Lamar Odom can say something that not many of his peers in the NBA can these days.
Odom is the last player to hold Minnesota Timberwolves All-Star Kevin Love without a double-double in a game.
Odom dominated Love in their last meeting, holding his United States teammate scoreless with just seven rebounds in the Los Angeles Lakers' 112-95 victory over the Wolves on Nov. 19.
Since that game, Love has 46 straight double-doubles. That's the longest streak in the NBA since Moses Malone had 51 in a row over the course of two seasons from 1978-79 to 1979-80.
The two grew close while helping win a gold medal at the world championships in Turkey last summer. Now Love, who leads the NBA with 15.5 rebounds per game and averages 21 points in what has been a break-out season, finally gets a shot at redemption when the Timberwolves host the Lakers on Tuesday night.
"It's the way the ball bounces sometimes," Odom said nonchalantly on Monday after practice. "He's having a great season and playing well. I'm happy to see him playing well. He's a great person."
The 6-foot-10 Odom has the lateral quickness of a shooting guard, the length of a power forward and the muscle of a center, making him a matchup nightmare for most players in the league, particularly the shorter, slower Love.
Love had 23 points and 24 rebounds against Odom in a narrow loss at Staples Center on Nov. 9, and some chiding from Lakers coach Phil Jackson had Odom motivated when they returned to town 10 days later. From the opening tip, Odom controlled the action, pushing Love out further away from the basket and out-jumping him for loose balls.
He had 11 points, eight rebounds and seven assists, a typically well-rounded box score for one of the most versatile players in the game.
"Sometimes when you're in that rebounding mode, the ball just bounces to you," Odom said. "You're missing your shot, you're able to follow it up. That's just the way it went that night. That night I was able to focus on keeping him off the offensive glass and that helped."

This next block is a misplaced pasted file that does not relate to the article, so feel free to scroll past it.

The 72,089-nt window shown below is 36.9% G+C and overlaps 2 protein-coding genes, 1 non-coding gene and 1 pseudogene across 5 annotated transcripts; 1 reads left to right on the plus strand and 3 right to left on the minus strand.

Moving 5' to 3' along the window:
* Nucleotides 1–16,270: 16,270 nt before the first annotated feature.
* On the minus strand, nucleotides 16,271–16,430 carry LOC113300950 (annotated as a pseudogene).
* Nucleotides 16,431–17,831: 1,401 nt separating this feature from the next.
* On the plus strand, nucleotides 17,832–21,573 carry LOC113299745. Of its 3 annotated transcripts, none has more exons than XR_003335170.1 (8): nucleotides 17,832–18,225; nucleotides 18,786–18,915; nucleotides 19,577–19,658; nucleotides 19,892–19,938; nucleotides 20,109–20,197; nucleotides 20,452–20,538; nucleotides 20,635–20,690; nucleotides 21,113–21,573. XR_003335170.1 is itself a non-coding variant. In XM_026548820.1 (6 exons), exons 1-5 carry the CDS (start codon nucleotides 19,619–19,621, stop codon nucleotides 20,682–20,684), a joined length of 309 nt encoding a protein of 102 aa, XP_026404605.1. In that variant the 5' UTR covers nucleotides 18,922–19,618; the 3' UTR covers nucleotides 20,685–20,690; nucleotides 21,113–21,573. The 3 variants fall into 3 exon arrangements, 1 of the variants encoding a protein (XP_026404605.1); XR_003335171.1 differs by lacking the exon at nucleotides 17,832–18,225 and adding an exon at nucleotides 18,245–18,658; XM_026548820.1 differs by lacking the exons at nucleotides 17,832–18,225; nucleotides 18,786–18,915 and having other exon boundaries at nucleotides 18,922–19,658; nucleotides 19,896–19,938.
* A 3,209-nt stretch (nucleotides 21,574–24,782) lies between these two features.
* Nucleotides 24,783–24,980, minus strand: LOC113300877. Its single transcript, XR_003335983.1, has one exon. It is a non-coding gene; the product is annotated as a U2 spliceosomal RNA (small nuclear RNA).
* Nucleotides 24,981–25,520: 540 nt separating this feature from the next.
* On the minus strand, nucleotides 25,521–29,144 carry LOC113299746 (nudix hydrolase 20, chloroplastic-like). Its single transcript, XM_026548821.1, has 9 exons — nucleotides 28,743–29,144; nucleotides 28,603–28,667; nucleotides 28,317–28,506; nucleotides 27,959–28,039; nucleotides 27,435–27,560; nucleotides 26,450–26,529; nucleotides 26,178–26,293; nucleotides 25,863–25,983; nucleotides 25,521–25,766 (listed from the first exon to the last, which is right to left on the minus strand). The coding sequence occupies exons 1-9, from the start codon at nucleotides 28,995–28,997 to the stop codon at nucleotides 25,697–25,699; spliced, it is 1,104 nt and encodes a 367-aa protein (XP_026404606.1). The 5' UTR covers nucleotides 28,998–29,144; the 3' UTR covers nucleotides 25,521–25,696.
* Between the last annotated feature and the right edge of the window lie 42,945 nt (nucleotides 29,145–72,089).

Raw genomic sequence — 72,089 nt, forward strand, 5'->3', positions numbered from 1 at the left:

Love was despondent after the game.
"That was probably the most poor game of my career," Love said then. "I apologize to my teammates, coaches, everybody. I can't have a game like that."
He responded convincingly, putting together a historic string of double-doubles that was too much for Commissioner David Stern to ignore. He has had at least 30 points and 20 rebounds in a game four times this season, the latest coming in a 37-point, 23-rebound performance in a win over the Warriors on Sunday. If he finishes the season at this pace, he would have the highest rebounding average since Dennis Rodman (16.1) in 1996-97.
Stern chose Love as an injury replacement for Yao Ming on the Western Conference All-Star team, passing over Odom and Portland forward LaMarcus Aldridge in the process.
Jackson, for one, wondered how Love got the bid over Aldridge while playing for the worst team in the Western Conference. When asked about Love on Monday, Jackson said simply, "He gets a lot of numbers."
"He's a guy that really goes after rebounds, gets all the missed free throws and the ones at the end of quarters," Jackson said. "He gets a lot of numbers. It's quite significant."
Jackson's words were dripping with some of that trademark sarcasm, but he did compare Love's relentless style to a former teammate, Jerry Lucas.
"(Lucas had) 20,000 points and 10,000 rebounds. So he was a guy that was a great number player," Jackson said. "But the end result is what you look at. You want to look at how that contributes to wins. Yesterday he certainly did."
The Timberwolves (14-46) are tied with Sacramento for fewest victories in the West. Only Cleveland (11-48) has lost more games.
Jackson also implied that Love remained in the game longer on occasion to make sure he got the numbers to keep the streak going. He pointed to two recent games against Memphis — Love had 10 points and 10 rebounds in a loss to the Grizzlies on Feb. 2 and 15 points and 11 boards in a loss on Feb. 23 — for examples.
"It looked like (Grizzlies forward Zach) Randolph was making a special effort to say, 'This isn't going to happen on my watch,'" Jackson said.
Odom said that wasn't the case for him.
"The short time that we shared together and the camaraderie that was built and winning that medal that a lot of people didn't think we were going to be able to win forever bonded us," Odom said. "Whether you're watching a guy or playing against him, you want to play well against a guy like that. And you wish him well, too."